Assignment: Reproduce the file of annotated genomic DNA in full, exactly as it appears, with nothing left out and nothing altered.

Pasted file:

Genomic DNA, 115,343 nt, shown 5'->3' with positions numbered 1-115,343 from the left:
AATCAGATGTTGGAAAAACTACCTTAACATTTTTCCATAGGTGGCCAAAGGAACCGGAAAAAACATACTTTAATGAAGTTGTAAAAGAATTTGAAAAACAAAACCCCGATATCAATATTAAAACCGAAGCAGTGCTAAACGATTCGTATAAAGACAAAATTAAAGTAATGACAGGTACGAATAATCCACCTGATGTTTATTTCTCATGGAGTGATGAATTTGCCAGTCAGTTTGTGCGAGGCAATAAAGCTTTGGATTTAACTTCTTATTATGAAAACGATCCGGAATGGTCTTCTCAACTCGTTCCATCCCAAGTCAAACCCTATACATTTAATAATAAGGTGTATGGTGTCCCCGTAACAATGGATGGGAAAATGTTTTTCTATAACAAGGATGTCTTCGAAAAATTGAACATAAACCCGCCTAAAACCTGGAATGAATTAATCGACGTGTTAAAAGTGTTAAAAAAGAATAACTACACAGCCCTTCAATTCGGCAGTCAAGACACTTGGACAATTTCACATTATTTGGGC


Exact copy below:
Genomic DNA, 115,343 nt, shown 5'->3' with positions numbered 1-115,343 from the left:
AATCAGATGTTGGAAAAACTACCTTAACATTTTTCCATAGGTGGCCAAAGGAACCGGAAAAAACATACTTTAATGAAGTTGTAAAAGAATTTGAAAAACAAAACCCCGATATCAATATTAAAACCGAAGCAGTGCTAAACGATTCGTATAAAGACAAAATTAAAGTAATGACAGGTACGAATAATCCACCTGATGTTTATTTCTCATGGAGTGATGAATTTGCCAGTCAGTTTGTGCGAGGCAATAAAGCTTTGGATTTAACTTCTTATTATGAAAACGATCCGGAATGGTCTTCTCAACTCGTTCCATCCCAAGTCAAACCCTATACATTTAATAATAAGGTGTATGGTGTCCCCGTAACAATGGATGGGAAAATGTTTTTCTATAACAAGGATGTCTTCGAAAAATTGAACATAAACCCGCCTAAAACCTGGAATGAATTAATCGACGTGTTAAAAGTGTTAAAAAAGAATAACTACACAGCCCTTCAATTCGGCAGTCAAGACACTTGGACAATTTCACATTATTTGGGC